Solution

The solution was very simple however, by seeking a pattern that considered everything except 1’s and 0’s and then using that as the filter to discount all non valid binary  input meant that the remaining items would surely be binary values.

if (value does not contain 1 or 0){  
  /* code to execute if not binary */
} else {
  /* code to execute if input is binary */
}

See the Pen xELLJP by Donal D’silva (@donyd) on CodePen.

Closing thoughts

The task was deceptively simple, even though it proved somewhat daunting in the beginning. Further excursions into Regex is warranted, just to get beyond the basic pattern matching that can be done. So with that we’re one step closer to the end goal.

JavaScript binary to decimal application (Part One): Getting Started

Following on the heels of the last blog “Enter your destiny here – Javascript binary to decimal“, this entry will pickup and start on the tasks for creating what was set out – creating a web application, of sorts, to convert a binary entry to decimal representation.

Firstly, a place to develop and host it. Codepen.io is my go to choice. Now this is almost ad-hoc and not planned out or scoped (I guess more software engineering principles will be focused later down the line).

First Steps

  1. The first stab involved setting up an HTML front end with a minimal of styling with CSS. It consists of two input boxes and a button.
  2. Then I changed the text styling from something other than default.
  3. I experimented with getting and setting the text boxes values with JavaScript.
  4. Then once those were working I putting them into a function.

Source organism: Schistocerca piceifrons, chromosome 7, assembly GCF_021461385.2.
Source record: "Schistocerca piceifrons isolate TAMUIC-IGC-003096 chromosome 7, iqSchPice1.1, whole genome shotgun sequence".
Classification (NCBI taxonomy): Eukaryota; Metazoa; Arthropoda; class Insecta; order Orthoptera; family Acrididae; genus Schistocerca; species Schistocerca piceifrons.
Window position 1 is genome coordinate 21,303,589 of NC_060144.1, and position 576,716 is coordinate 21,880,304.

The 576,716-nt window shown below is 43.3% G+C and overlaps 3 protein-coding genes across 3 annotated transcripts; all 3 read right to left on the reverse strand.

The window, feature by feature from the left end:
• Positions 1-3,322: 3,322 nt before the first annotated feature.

5. This function was then called on the onclick property of the button.

So this basically allows text to be entered into one input box and clicking on the button will push it to the other one.

See the Pen
Binary to Decimal Conversion
by Donal D’silva (@donyd)
on CodePen.

It’s nowhere near completion but not too shabby for rabid typing in between a lecture (Java of all classes).  So this will be the first iteration and more soon to follow, including:

  • logic for the binary to decimal conversion.
  • restricting the entry value to 1’s and 0’s, probably using regular expression.

Closing thoughts and caveats

One constant internal nag that I had was that the html elements weren’t entirely up to standards. I just essentially cobbled together items from memory and out of necessity i.e. I need a text box, just get it in and enter a non semantic, untagged text as its label.

Also I initially had an issue with the JavaScript (I’ve not had the best of experiences wiring up JavaScript with HTML contained in a browser before). Especially with event handlers, of which, I’m assuming, the onclick is one (see shows how much I don’t know). Which lead me to believe that I’d done it again. However, the issue was that I was trying to push the value of an input box into an HTML element.

I’d created an empty paragraph <p></p> to which I added an Id and then tried to push the value into that empty paragraph. It’s only later that I realised that I would’ve had need to affect the innerHTML property for an element like paragraph. It works fine with the input fields, as it does have a value property that can be updated with an getElementById train.